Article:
Governor gives negative outlook on storm

"I wish I had better news to report, but I don't," Gov. Dannel Malloy said during Monday morning's press briefing in Hartford.

All weather reports are coming to pass, and the governor expects the weather will rapidly deteriorate within in the next few hours. He advised all Connecticut residents to stay in their homes and ordered that all non-essential state employees not go to work.

"It's dangerous out there and will be over the next coming hours," Malloy said. "So stay home — let me repeat — stay home. We've done everything we can to prepare you for the storm ... Stay home, hang on, pray, and hope for the best."

The president's signed declaration of emergency for Connecticut has been approved, which will free up federal funding to cover storm damage sooner, Malloy said.

Power outages so far have been minimal, but Malloy said they will continue as the wind picks up. The worst winds are expected to be between 3 p.m. and 3 a.m. During that 12-hour period the state can expect a lot of power outages and can expect them to last for a long period of time, Malloy said, noting gusts could be as high as 90 miles per hour.

The high tide at noon today will be higher than it was at the height of Irene, and it will be bad for New London and worse for Bridgeport, Malloy said. The tide that could cause "unprecedented damage" is tonight's 7-11 foot surge. Malloy mentioned those surges could also affect those who live near rivers and streams.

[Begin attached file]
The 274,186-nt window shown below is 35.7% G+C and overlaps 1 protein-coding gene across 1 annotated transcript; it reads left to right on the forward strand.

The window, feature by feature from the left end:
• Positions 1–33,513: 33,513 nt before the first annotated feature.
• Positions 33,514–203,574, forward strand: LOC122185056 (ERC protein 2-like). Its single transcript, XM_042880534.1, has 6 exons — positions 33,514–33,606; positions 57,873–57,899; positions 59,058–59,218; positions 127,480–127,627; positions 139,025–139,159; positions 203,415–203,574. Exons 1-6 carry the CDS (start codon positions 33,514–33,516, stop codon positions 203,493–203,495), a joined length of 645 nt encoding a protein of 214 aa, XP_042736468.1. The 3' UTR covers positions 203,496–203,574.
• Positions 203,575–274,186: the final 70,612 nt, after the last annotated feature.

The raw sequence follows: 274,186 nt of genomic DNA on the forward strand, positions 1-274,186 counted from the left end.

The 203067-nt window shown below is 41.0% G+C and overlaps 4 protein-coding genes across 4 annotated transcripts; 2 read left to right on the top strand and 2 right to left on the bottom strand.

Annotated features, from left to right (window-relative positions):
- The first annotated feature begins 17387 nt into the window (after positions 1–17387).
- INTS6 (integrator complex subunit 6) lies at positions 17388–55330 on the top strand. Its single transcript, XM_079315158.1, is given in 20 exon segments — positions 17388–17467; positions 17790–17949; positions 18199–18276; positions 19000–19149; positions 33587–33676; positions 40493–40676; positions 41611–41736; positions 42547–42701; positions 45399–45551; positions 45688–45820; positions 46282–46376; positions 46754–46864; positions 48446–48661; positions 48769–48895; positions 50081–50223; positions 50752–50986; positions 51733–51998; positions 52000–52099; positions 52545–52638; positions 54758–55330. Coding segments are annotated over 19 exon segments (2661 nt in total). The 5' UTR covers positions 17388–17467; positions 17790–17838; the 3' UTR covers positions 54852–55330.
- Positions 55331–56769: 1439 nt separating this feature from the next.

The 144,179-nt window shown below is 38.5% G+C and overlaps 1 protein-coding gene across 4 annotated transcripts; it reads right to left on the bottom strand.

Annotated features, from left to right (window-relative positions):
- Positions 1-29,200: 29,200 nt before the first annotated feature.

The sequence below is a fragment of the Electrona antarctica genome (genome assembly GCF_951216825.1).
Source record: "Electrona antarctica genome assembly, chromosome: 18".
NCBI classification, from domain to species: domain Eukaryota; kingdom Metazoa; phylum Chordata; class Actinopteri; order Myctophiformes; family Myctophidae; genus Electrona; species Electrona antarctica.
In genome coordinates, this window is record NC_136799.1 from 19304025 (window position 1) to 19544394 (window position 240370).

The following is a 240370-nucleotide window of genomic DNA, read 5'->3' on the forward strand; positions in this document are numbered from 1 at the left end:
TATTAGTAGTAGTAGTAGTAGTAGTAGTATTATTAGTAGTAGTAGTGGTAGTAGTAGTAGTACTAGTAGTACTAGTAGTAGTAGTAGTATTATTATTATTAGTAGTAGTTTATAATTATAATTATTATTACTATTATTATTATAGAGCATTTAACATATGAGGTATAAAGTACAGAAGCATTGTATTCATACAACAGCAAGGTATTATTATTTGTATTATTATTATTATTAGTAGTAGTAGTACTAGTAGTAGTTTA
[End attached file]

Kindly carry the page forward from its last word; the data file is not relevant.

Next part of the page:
Malloy said 850 national guardsmen and women have been deployed, all state buses have been shut down, Bradley International Airport will close at 1 today, and like New York and New Jersey, a truck ban will be implemented in Connecticut.

"In Connecticut, no one thought '38 [hurricane] would ever happen again," Malloy said. "There will be twice as much water in the Sound as with Irene. This is the most catastrophic event we have been faced with and have been able to plan for in our lifetimes."

Bill Quinlan of CL&P said the company is concerned about protecting its substations in Stamford and Branford. It is working in Stamford to build a six-foot berm to prevent water infiltration. The company plans to bring in a portable substation to its Branford facility.

John Prete, senior vice president for United Illuminating, said the company has 20% more line and tree workers on the ground than at the peak of Irene. He echoed yesterday's sentiments that both tree and line restoration will begin after heavy winds subside. He said UI has six substations vulnerable to flooding and that it has taken "extraordinary measures to prevent floods from getting into devices and equipment in the control rooms."

Malloy's next press briefing will be at noon.